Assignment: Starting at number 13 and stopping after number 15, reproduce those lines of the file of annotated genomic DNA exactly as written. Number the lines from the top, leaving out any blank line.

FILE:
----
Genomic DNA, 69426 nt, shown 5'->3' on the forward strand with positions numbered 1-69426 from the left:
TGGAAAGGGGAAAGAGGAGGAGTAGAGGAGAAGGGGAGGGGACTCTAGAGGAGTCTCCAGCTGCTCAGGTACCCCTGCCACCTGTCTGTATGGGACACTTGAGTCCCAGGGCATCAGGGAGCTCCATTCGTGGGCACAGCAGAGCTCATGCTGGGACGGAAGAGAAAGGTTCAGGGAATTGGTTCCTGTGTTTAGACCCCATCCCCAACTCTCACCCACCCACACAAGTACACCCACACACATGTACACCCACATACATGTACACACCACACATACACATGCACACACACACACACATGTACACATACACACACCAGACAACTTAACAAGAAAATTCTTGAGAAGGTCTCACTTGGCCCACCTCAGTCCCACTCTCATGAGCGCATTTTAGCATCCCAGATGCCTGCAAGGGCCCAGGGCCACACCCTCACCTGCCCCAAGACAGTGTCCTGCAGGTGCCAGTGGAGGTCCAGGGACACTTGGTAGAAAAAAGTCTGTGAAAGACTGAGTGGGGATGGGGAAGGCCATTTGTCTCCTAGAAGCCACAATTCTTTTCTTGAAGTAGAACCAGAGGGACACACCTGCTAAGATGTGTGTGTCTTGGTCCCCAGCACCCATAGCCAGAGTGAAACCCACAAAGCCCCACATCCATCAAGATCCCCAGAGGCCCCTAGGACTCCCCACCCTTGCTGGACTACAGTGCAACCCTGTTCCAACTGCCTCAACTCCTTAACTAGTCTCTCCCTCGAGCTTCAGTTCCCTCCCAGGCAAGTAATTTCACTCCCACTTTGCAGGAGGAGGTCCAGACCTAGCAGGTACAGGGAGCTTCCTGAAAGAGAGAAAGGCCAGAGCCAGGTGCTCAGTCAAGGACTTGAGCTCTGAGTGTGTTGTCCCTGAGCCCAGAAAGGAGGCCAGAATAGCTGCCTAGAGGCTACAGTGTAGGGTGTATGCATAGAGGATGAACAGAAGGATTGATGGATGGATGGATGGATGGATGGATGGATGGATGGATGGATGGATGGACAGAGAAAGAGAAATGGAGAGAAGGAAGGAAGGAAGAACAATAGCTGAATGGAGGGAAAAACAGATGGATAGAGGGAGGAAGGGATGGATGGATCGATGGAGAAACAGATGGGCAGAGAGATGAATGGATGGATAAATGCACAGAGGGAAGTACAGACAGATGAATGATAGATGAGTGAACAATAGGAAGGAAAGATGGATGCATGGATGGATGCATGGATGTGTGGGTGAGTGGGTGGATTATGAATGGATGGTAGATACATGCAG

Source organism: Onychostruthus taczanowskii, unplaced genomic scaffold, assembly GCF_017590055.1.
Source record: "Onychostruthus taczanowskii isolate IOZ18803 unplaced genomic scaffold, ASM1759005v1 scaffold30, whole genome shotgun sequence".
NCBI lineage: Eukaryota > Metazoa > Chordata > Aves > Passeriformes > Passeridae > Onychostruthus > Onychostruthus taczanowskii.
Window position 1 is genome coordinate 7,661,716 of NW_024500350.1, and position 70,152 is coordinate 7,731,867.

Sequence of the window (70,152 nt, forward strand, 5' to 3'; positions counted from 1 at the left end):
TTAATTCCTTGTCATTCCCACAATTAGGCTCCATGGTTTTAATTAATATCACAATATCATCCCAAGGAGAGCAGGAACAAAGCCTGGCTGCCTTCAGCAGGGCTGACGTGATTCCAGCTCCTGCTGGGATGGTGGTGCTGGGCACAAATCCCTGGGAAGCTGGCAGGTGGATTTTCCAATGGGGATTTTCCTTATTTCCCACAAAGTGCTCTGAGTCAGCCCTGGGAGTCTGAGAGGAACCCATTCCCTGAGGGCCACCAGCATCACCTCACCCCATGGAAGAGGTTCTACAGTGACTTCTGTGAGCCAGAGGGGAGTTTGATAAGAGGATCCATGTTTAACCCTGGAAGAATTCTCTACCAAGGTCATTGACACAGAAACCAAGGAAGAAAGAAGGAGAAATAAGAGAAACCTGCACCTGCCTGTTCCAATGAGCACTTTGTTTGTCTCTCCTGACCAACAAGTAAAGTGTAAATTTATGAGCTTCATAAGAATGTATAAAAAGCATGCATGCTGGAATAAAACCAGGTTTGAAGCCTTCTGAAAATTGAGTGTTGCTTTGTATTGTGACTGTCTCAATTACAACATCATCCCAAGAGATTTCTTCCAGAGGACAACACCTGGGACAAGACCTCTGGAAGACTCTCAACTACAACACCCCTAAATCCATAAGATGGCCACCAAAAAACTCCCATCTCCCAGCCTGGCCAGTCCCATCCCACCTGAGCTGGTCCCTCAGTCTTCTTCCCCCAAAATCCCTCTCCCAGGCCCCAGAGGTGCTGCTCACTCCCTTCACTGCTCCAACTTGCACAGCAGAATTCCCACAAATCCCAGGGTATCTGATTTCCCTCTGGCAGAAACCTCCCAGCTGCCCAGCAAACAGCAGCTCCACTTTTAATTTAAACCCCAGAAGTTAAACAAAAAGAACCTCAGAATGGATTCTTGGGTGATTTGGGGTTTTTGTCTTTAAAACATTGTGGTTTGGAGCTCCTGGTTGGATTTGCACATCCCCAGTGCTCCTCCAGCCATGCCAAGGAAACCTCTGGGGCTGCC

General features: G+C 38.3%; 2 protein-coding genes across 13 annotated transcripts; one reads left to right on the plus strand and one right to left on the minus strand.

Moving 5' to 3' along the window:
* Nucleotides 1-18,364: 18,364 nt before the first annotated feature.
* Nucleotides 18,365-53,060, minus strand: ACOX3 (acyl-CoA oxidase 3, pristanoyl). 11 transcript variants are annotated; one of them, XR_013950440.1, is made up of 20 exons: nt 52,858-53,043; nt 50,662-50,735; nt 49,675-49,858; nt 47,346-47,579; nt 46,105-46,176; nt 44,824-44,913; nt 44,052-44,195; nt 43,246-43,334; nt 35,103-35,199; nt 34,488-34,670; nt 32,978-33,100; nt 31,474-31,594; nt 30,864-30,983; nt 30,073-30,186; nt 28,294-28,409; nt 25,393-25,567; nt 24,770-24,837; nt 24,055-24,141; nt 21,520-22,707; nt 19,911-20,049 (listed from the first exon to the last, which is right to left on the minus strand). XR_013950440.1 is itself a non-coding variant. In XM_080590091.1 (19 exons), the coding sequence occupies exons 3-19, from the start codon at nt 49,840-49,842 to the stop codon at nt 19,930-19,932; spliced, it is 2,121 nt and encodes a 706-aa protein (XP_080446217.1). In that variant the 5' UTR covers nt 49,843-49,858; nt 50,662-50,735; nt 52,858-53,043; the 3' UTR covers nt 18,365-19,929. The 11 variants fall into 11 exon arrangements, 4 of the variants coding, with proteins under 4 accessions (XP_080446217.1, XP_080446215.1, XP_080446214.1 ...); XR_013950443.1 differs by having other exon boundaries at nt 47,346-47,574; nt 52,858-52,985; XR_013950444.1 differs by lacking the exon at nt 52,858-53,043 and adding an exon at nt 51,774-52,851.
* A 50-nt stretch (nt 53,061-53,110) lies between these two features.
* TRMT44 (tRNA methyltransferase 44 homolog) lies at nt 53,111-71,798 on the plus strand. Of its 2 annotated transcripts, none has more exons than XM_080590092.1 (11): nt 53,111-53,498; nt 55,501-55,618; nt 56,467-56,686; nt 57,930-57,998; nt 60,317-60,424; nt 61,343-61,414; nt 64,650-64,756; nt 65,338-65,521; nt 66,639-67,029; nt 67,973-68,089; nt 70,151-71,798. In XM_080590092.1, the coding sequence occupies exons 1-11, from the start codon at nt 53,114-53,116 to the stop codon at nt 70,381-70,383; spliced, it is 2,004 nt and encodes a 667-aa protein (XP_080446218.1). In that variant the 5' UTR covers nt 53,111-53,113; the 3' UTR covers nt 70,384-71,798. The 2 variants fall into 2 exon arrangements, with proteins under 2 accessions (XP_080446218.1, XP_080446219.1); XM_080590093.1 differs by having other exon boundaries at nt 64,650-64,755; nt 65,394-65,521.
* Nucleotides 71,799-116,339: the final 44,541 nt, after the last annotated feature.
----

* A 50-nt stretch (nt 53,061-53,110) lies between these two features.
* TRMT44 (tRNA methyltransferase 44 homolog) lies at nt 53,111-71,798 on the plus strand. Of its 2 annotated transcripts, none has more exons than XM_080590092.1 (11): nt 53,111-53,498; nt 55,501-55,618; nt 56,467-56,686; nt 57,930-57,998; nt 60,317-60,424; nt 61,343-61,414; nt 64,650-64,756; nt 65,338-65,521; nt 66,639-67,029; nt 67,973-68,089; nt 70,151-71,798. In XM_080590092.1, the coding sequence occupies exons 1-11, from the start codon at nt 53,114-53,116 to the stop codon at nt 70,381-70,383; spliced, it is 2,004 nt and encodes a 667-aa protein (XP_080446218.1). In that variant the 5' UTR covers nt 53,111-53,113; the 3' UTR covers nt 70,384-71,798. The 2 variants fall into 2 exon arrangements, with proteins under 2 accessions (XP_080446218.1, XP_080446219.1); XM_080590093.1 differs by having other exon boundaries at nt 64,650-64,755; nt 65,394-65,521.
* Nucleotides 71,799-116,339: the final 44,541 nt, after the last annotated feature.